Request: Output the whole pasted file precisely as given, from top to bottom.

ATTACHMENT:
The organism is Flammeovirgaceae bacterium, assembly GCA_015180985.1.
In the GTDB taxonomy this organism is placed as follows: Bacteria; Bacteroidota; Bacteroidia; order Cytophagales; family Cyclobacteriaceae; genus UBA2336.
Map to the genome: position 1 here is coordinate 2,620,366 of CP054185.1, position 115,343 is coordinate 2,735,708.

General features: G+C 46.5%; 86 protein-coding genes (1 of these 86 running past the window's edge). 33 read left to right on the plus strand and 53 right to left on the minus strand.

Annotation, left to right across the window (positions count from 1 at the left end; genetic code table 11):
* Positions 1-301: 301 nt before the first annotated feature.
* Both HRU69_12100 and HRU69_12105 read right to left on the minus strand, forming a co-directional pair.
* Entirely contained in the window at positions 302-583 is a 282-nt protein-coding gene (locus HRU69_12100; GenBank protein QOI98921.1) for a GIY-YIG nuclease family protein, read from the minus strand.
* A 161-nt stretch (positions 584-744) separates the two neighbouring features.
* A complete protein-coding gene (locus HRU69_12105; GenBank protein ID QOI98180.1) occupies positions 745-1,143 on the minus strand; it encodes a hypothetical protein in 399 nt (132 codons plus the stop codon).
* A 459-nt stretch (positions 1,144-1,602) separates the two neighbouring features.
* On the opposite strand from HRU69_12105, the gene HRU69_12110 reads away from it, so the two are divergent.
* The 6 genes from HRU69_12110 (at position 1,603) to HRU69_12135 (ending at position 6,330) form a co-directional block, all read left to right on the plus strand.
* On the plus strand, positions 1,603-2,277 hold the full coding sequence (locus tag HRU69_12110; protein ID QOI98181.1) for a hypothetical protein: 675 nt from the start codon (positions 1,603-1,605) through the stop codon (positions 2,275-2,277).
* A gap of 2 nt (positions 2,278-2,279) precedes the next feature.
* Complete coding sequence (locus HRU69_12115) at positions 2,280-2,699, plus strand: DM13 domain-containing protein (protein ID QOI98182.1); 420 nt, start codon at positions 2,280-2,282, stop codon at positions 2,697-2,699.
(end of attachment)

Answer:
The organism is Flammeovirgaceae bacterium, assembly GCA_015180985.1.
In the GTDB taxonomy this organism is placed as follows: Bacteria; Bacteroidota; Bacteroidia; order Cytophagales; family Cyclobacteriaceae; genus UBA2336.
Map to the genome: position 1 here is coordinate 2,620,366 of CP054185.1, position 115,343 is coordinate 2,735,708.

General features: G+C 46.5%; 86 protein-coding genes (1 of these 86 running past the window's edge). 33 read left to right on the plus strand and 53 right to left on the minus strand.

Annotation, left to right across the window (positions count from 1 at the left end; genetic code table 11):
* Positions 1-301: 301 nt before the first annotated feature.
* Both HRU69_12100 and HRU69_12105 read right to left on the minus strand, forming a co-directional pair.
* Entirely contained in the window at positions 302-583 is a 282-nt protein-coding gene (locus HRU69_12100; GenBank protein QOI98921.1) for a GIY-YIG nuclease family protein, read from the minus strand.
* A 161-nt stretch (positions 584-744) separates the two neighbouring features.
* A complete protein-coding gene (locus HRU69_12105; GenBank protein ID QOI98180.1) occupies positions 745-1,143 on the minus strand; it encodes a hypothetical protein in 399 nt (132 codons plus the stop codon).
* A 459-nt stretch (positions 1,144-1,602) separates the two neighbouring features.
* On the opposite strand from HRU69_12105, the gene HRU69_12110 reads away from it, so the two are divergent.
* The 6 genes from HRU69_12110 (at position 1,603) to HRU69_12135 (ending at position 6,330) form a co-directional block, all read left to right on the plus strand.
* On the plus strand, positions 1,603-2,277 hold the full coding sequence (locus tag HRU69_12110; protein ID QOI98181.1) for a hypothetical protein: 675 nt from the start codon (positions 1,603-1,605) through the stop codon (positions 2,275-2,277).
* A gap of 2 nt (positions 2,278-2,279) precedes the next feature.
* Complete coding sequence (locus HRU69_12115) at positions 2,280-2,699, plus strand: DM13 domain-containing protein (protein ID QOI98182.1); 420 nt, start codon at positions 2,280-2,282, stop codon at positions 2,697-2,699.